A triumphant story of friendship from two girls who seem worlds apart.
When Abigail’s dreams of becoming a pom pom girl are dashed, she finds herself in the unlikely situation of having to choose between her two best friends and the school’s biggest outcast.
Abigail and her two best friends, Alli and Cami, (aka AlliCam) are poised for a long life of pom poms and popularity. But for Abigail, her own insecurities and lack of confidence coupled with her bad luck at being assigned to a different homeroom than AlliCam make for a rough start to sixth grade. Abigail uses her list writing to calm herself down and keep her anxiety at bay. Even worse, her language arts teacher assigns Abigail to be friendly letter partners with Gabby Marco—the biggest outcast at Crestdale Heights. Being partners with Gabby is something that could ruin a person’s life.
When she doesn’t make the team, Abigail’s dreams are crushed in an instant, and, in the days that follow, she loses touch with AlliCam as they begin spending their time practicing and hanging out with the other girls on the squad. But through her letters and interactions with Gabby, Abigail discovers that she has more in common with the least popular girl in school than she thought. Bullied by other students at school, Abigail is the only one who knows how badly Gabby needs a friend, but will she find the courage to do what she knows is right?
Amie: Welcome Nancy! It’s great to have you back at MUF! The last time you were here we talked about your first book, This Journal Belongs to Ratchet (which my daughter loved, btw). How was writing/publishing your second book different than your first?
Nancy: Actually ALWAYS, ABIGAIL was written before THIS JOURNAL BELONGS TO RATCHET. My agent Holly Root and I submitted it to several publishers. We were getting lots of great feedback about the book (then called SIXTH GRADE LISTS AND LETTERS AND LOTS LOTS MORE), but we weren’t able to find its perfect home. We then began sending out RATCHET and were able to sign it with Sourcebooks/Jabberwocky and soon after, Sourcebooks also acquired ABIGAIL.
Amie: I love stories like that! Somehow it gives me hope for all the unpublished manuscripts I’ve written. Both of your books are MG. Do you think you’ll venture out to YA or even PB? Or is your heart and solidarity to MG?
Nancy: My heart is very close to MG. I love reading MG. I love writing MG. It’s definitely my comfort zone. That said, in my early endeavors at writing children’s books, I wrote several picture books. Though none have been published, I believe that writing experience taught me a lot. Picture book writing has to be VERY tight – every word has to pack a punch because you have to tell your story in so few words. Writing those books helped me practice making my writing precise and powerful. I hope that at some point I’m able to go back and resurrect one or two of those manuscripts and someday have a picture book published as well. As for YA, not to sound too much like a middle schooler with low self-esteem, but I’m not sure I’m cool enough to write for that audience. YA is so edgy and gritty and honest in such a raw way. For me that sounds like jumping into shark infested waters. Not sure I could muster that kind of courage. That said, I do have an idea in my works-in-progress file for a YA book, but we’ll have to see if I am ever brave enough to jump off that cliff.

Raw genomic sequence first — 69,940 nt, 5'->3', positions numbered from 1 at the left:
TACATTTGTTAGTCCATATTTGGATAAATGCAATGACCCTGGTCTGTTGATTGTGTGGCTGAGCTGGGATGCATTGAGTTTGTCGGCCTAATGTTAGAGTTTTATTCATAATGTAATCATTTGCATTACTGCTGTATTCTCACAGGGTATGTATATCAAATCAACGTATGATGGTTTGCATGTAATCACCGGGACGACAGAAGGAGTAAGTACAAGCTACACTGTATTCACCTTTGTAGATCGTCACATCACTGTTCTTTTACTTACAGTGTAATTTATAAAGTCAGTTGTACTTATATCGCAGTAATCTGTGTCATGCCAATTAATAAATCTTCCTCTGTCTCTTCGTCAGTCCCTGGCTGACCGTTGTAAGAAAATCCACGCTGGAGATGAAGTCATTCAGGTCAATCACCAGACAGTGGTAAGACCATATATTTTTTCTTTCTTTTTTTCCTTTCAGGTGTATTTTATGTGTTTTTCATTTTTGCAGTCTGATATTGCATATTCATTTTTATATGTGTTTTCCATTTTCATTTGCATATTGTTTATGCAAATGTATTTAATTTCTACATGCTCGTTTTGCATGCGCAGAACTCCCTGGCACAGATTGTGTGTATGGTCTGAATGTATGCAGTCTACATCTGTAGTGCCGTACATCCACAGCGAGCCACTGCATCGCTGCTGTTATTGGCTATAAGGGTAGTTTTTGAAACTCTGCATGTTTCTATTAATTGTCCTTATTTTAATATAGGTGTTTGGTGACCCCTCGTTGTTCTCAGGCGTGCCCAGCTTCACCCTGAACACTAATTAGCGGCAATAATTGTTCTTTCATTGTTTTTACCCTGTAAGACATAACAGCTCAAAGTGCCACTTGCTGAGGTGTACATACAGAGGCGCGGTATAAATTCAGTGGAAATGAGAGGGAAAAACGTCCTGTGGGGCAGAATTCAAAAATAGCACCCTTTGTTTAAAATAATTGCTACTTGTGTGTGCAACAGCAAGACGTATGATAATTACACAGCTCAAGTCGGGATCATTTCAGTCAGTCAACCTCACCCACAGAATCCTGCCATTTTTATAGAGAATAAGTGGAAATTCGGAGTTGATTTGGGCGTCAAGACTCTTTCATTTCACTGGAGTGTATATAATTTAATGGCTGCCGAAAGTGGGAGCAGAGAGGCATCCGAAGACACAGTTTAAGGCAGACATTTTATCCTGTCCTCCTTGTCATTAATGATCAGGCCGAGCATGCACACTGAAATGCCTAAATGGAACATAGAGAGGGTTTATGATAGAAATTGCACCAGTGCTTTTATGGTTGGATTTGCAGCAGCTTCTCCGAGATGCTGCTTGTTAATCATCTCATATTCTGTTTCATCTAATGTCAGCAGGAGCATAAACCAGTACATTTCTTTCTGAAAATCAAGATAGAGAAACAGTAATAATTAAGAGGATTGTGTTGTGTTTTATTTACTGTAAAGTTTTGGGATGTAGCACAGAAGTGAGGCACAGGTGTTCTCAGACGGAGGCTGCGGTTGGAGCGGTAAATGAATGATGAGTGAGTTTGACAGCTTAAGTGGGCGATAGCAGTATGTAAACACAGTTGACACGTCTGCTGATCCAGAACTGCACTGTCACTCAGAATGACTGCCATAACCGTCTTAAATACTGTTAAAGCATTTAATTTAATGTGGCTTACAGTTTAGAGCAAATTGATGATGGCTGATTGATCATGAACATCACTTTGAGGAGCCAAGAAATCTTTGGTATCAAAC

Amie: *laughs* I totally get where you’re coming from! Tell us a little about your inspiration for Always, Abigail.
Nancy: The character of Abigail and her long-time desire to be a pom pom girl was where the book began for me. And then, the idea for the format came. I asked myself, “Could I tell an entire story through lists and letters?” A lot of middle schoolers, especially girls, like to jot their thoughts down in different ways. Telling Abigail’s story this way really gets readers inside her life (her thoughts and her experiences), and writing the book this way made it very creative and fun for me as the author. I enjoyed the process of figuring out how to tell a story in such a unique format.
The story of Abigail is close to my heart because I was a lot like Abigail. I almost always knew the right thing to do, but I often had a difficult time choosing to do it, especially when something big was at stake. I think lots of young people struggle with this. We talk to students all the time about bullying, and I think that’s good, but sometimes we forget that “knowing” what to do is not the same as having the courage to do it. We also forget how much courage that takes and how much is at stake for young people faced with these kinds of situations.
Amie: One last question. NYC or Virginia horse country?
Nancy: Definitely NYC – I love the Broadway musicals and the fantastic Italian restaurants. A dinner of crunchy Italian bread and pasta with sauce so good I want to lick the bowl followed by a musical to which I know all the lyrics by heart is just about as good as it gets.
Amie: Thanks for joining us again Nancy! Best of luck to you with Always, Abigail!
Nancy J. Cavanaugh is the award-winning author of This Journal Belongs to Ratchet, the Gold Medal Winner for the Florida State Book Awards. She has a B.S. in education and an MA in curriculum and instruction with multiple published works. She was a teacher for more than fifteen years and currently works as a Library Media Specialist at an elementary school near Tarpon Springs, FL. Website Twitter Facebook Goodreads Buy Links:Amazon | B&N | BAM | iBooks | IndieBound | !ndigo
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